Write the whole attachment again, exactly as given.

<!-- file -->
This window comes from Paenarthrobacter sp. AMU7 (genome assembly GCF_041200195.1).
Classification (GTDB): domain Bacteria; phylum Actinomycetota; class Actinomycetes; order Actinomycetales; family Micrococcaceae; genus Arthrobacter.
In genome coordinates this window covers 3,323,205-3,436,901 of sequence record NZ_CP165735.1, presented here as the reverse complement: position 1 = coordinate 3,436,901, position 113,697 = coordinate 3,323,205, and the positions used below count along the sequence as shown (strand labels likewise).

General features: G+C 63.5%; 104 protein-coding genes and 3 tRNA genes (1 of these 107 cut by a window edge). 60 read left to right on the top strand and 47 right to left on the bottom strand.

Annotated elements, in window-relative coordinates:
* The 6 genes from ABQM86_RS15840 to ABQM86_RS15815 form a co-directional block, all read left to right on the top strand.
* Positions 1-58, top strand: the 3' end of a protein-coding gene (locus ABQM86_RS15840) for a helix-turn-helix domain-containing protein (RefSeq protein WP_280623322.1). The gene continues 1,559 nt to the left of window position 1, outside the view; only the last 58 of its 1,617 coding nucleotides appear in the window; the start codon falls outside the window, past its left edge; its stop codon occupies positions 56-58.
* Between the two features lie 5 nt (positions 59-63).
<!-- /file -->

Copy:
This window comes from Paenarthrobacter sp. AMU7 (genome assembly GCF_041200195.1).
Classification (GTDB): domain Bacteria; phylum Actinomycetota; class Actinomycetes; order Actinomycetales; family Micrococcaceae; genus Arthrobacter.
In genome coordinates this window covers 3,323,205-3,436,901 of sequence record NZ_CP165735.1, presented here as the reverse complement: position 1 = coordinate 3,436,901, position 113,697 = coordinate 3,323,205, and the positions used below count along the sequence as shown (strand labels likewise).

General features: G+C 63.5%; 104 protein-coding genes and 3 tRNA genes (1 of these 107 cut by a window edge). 60 read left to right on the top strand and 47 right to left on the bottom strand.

Annotated elements, in window-relative coordinates:
* The 6 genes from ABQM86_RS15840 to ABQM86_RS15815 form a co-directional block, all read left to right on the top strand.
* Positions 1-58, top strand: the 3' end of a protein-coding gene (locus ABQM86_RS15840) for a helix-turn-helix domain-containing protein (RefSeq protein WP_280623322.1). The gene continues 1,559 nt to the left of window position 1, outside the view; only the last 58 of its 1,617 coding nucleotides appear in the window; the start codon falls outside the window, past its left edge; its stop codon occupies positions 56-58.
* Between the two features lie 5 nt (positions 59-63).